17. My nephew spent some time in Israel and when he returned to the Netherlands , he brought me a lovely colorful tile with “shalom” written on it. I hung it on my bedroom wall and it is the first thing I see when I wake and the last when I fall asleep. Shalom, to pay; that which is lacking. Yeshuah, beautiful. Shalom.

  18. May God bless your service! Next time, when you say shalom in you email, it will get some other meaning than ‘peace’: pay for your courses so as to get your peace!

  19. Dr. Eli, Your explanation is for “THE covenant name of Israel’s God” or YHWH, which God told Moses in Exodus. My understanding is that it literally means “I AM WHO I AM.” Never quite made full sense to me and not sure just how it comes across in Hebrew. The New English Bible translation gives “I AM, that is WHO I AM” which seems to give full meaning in English. Is this the same sense it has in Hebrew? Thank you. Was very disappointed however with NEB translation of the Psalms.

    • Shalom, David, type in search Hebrew Words (and it will pull up all articles, also type Hebrew mind, Hebrew Mindset).

    • Israel Bible Center equips you with the tools you need to enter into the Jewish world of Scripture. We provide first-rate teaching, and the opportunity to learn from some of the world’s top scholars. As a student, you will be able to interact personally with our teaching faculty, and gain access to hundreds of hours of Bible courses, including The Story of Our Hebrew Fathers: Abraham and Isaac and The Jewish Apostle Paul I: His World. Become a part of the community of teachers and students at Israel Bible Center today!

  20. Shalom friends….I am neither a Christian nor a Jew…..I am from India….I have a query…..Jesus (Yeshu) was born to Jewish parents, and presumably had been brought up as a Jew too…..He did not formulate anything completely apart from the foundation of the tenets of Jewish religion called Judaism; and which is an ancient one…..Jesus was crucified and thus know as CHRIST….the lifestyle (with attitude) of the Christ has been summarised over the ages as CHRISTIANITY…..and the followers (imitators) are known as CHRISTIANS all over the globe…..then what is the point in being a ‘christian’ than being a ‘jew’ rather.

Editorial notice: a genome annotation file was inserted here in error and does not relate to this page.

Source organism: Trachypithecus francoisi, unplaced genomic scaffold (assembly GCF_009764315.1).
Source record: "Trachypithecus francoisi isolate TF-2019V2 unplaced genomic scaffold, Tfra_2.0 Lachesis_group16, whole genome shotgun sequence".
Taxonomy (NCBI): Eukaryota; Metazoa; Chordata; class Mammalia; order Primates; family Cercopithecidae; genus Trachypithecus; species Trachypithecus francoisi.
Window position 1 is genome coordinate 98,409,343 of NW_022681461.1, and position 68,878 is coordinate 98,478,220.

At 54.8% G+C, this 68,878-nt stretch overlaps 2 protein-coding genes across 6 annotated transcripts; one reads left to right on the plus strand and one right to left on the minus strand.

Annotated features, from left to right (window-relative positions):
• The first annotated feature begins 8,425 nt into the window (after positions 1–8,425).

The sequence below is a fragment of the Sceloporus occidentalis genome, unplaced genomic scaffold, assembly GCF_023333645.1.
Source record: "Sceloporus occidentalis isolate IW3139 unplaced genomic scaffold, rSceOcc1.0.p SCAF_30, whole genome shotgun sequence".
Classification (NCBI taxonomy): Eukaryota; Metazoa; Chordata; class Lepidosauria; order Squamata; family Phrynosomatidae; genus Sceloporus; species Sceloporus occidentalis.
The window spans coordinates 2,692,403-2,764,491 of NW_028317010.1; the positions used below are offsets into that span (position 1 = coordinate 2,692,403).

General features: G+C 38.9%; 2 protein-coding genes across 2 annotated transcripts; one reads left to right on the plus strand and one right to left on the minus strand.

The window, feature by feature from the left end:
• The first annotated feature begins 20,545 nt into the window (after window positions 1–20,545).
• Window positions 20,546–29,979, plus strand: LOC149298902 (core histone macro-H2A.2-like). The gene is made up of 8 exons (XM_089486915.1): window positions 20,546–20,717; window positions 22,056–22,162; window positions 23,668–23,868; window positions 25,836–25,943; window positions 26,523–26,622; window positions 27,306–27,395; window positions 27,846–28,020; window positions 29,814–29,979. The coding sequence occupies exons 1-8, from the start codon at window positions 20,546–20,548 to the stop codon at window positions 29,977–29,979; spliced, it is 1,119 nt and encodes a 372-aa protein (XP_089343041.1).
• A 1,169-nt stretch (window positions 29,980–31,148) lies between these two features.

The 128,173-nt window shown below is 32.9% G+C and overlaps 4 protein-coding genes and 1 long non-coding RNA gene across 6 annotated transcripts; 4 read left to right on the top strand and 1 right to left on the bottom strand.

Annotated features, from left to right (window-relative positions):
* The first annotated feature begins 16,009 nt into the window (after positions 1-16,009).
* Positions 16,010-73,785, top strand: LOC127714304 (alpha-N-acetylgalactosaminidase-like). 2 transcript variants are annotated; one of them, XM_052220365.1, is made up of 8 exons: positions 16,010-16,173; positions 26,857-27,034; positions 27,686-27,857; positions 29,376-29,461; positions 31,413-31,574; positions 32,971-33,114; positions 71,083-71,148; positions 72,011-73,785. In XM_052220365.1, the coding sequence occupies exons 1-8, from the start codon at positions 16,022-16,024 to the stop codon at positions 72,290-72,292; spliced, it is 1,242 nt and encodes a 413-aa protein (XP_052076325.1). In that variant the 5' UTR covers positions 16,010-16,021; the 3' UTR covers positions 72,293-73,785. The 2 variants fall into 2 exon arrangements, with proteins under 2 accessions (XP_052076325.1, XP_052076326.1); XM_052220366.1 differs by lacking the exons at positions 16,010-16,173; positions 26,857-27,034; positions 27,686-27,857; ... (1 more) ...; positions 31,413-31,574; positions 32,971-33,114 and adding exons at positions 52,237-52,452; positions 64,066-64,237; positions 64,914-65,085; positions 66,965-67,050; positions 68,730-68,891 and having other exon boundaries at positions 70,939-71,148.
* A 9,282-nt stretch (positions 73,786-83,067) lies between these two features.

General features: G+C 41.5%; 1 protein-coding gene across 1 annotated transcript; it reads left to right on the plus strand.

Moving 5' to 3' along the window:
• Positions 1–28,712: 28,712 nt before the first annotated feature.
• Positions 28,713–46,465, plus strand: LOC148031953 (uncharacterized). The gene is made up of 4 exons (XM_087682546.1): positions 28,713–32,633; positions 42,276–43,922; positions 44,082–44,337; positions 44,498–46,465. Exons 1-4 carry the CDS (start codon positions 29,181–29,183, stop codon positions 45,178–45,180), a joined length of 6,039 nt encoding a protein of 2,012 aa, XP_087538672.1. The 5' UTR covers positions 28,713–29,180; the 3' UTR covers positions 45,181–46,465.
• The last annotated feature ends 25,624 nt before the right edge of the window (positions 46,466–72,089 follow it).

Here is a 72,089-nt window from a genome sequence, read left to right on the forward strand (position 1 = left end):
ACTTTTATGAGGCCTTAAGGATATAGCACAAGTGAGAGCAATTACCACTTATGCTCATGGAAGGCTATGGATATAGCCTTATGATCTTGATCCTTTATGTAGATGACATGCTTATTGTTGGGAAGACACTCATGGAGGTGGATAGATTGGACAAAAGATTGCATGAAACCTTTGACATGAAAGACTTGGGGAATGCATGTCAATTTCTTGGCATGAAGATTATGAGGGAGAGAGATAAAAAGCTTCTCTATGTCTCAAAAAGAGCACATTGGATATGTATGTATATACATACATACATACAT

21. God is neither patient nor kind at consideration. Had He been so, then why would He banish Adam & Eve for a SINGLE mistake ? Had He been so, then why would He destroy the world so ruthlessly during Noah’s time ? He is merciless & indiscreet. Why worship Him – out of lust for the so-called Heaven to be in the everlasting “NO SUFFERINGS”, or out of fear of the so-called Hell to not to be in the everlasting “SUFFERINGS” ?

    • Israel Bible Center equips you with the tools you need to enter into the Jewish world of Scripture. We provide first-rate teaching, and the opportunity to learn from some of the world’s top scholars. As a student, you will be able to interact personally with our teaching faculty, and gain access to hundreds of hours of Bible courses, including Jewish Insights Into Scriptures I and The Jewish Apostle Paul I: His World. Become a part of the community of teachers and students at Israel Bible Center today!

  22. I knew that Hallelujah was praise Ya or praise God in Hebrew. I have read several translations of YHVH from several Jewish sites. I prefer Yahuwah, I understand there were no vowels written at that time. It seems that sometimes the V is pronounced like an English b and at other times like an English W. How is it decided which to use. Since I am not certain I think it best I don’t pronounce it at all. Thank you for these interesting lessons. Shalom

  23. Cant tell you how blessed I have been taking these classes. Your wisdom and insight have led me to a much deeper relationship with my heavenly Father. Thank you for all you do and share.

    • Dear Alice, welcome to our large family! So excited that you are already finding your journey exciting and rewarding!

  24. Shalom Dr. Eli I always thought the the Torah was the first 5 books of the Tanak the rest is of the Prophits. Some say that they are laws but I think they are a way to live by. If we followed them we could get along better. And of course what Yeshua said. To do under others as you want to be treated. My favorite way of saying this is what goes around comes around. I you treat some mean then you are going to be treated mean. I treat someone with kindness then someone will treat you with kindness. If some would look at the Torah and read it they would find the 613 laws even though they do not mean that everybody is to follow them. Some of them were ment for the Priest in the Temple.
    Instead of taking things the people tell us we need to read it for ourselves. Study and Study some more. The reason that I am here is because I want to learn more about the Hebrew and the history.

  25. I am accidentally gaining a congregation I have about 25 people I study and discuss with ,how do I become a minister in Torah I’m not Jewish but am fascinating with the truth and want to spread the truth… thanks sir

    • It sounds to me, Stephen, like God has equipped you with a zeal to learn and teach. Remember, not being Jewish does not disqualify a person from being a leader or teacher (take Titus, the disciple of Paul for example).